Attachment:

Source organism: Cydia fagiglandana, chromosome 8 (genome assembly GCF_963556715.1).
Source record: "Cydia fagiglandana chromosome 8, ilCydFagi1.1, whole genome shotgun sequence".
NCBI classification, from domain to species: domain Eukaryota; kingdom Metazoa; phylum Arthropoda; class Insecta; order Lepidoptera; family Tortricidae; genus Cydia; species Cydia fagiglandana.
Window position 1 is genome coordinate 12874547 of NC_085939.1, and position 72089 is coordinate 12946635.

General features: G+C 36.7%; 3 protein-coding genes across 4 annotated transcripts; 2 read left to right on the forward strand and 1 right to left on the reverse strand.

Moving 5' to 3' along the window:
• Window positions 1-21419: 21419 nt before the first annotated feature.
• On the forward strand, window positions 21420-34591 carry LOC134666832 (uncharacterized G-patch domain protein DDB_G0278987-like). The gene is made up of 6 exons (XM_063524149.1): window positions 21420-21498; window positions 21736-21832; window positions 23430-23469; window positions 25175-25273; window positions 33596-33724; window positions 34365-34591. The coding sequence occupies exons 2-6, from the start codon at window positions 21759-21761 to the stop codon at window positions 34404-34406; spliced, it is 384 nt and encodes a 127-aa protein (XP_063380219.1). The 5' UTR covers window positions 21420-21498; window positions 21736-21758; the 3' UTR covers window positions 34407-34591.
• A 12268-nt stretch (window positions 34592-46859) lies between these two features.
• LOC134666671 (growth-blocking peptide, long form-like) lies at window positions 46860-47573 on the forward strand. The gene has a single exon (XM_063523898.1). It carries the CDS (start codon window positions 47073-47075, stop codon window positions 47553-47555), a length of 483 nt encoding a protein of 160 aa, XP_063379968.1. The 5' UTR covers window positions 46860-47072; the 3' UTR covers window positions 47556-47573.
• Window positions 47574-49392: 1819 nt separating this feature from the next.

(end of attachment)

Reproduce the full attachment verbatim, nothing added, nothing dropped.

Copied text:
Source organism: Cydia fagiglandana, chromosome 8 (genome assembly GCF_963556715.1).
Source record: "Cydia fagiglandana chromosome 8, ilCydFagi1.1, whole genome shotgun sequence".
NCBI classification, from domain to species: domain Eukaryota; kingdom Metazoa; phylum Arthropoda; class Insecta; order Lepidoptera; family Tortricidae; genus Cydia; species Cydia fagiglandana.
Window position 1 is genome coordinate 12874547 of NC_085939.1, and position 72089 is coordinate 12946635.

General features: G+C 36.7%; 3 protein-coding genes across 4 annotated transcripts; 2 read left to right on the forward strand and 1 right to left on the reverse strand.

Moving 5' to 3' along the window:
• Window positions 1-21419: 21419 nt before the first annotated feature.
• On the forward strand, window positions 21420-34591 carry LOC134666832 (uncharacterized G-patch domain protein DDB_G0278987-like). The gene is made up of 6 exons (XM_063524149.1): window positions 21420-21498; window positions 21736-21832; window positions 23430-23469; window positions 25175-25273; window positions 33596-33724; window positions 34365-34591. The coding sequence occupies exons 2-6, from the start codon at window positions 21759-21761 to the stop codon at window positions 34404-34406; spliced, it is 384 nt and encodes a 127-aa protein (XP_063380219.1). The 5' UTR covers window positions 21420-21498; window positions 21736-21758; the 3' UTR covers window positions 34407-34591.
• A 12268-nt stretch (window positions 34592-46859) lies between these two features.
• LOC134666671 (growth-blocking peptide, long form-like) lies at window positions 46860-47573 on the forward strand. The gene has a single exon (XM_063523898.1). It carries the CDS (start codon window positions 47073-47075, stop codon window positions 47553-47555), a length of 483 nt encoding a protein of 160 aa, XP_063379968.1. The 5' UTR covers window positions 46860-47072; the 3' UTR covers window positions 47556-47573.
• Window positions 47574-49392: 1819 nt separating this feature from the next.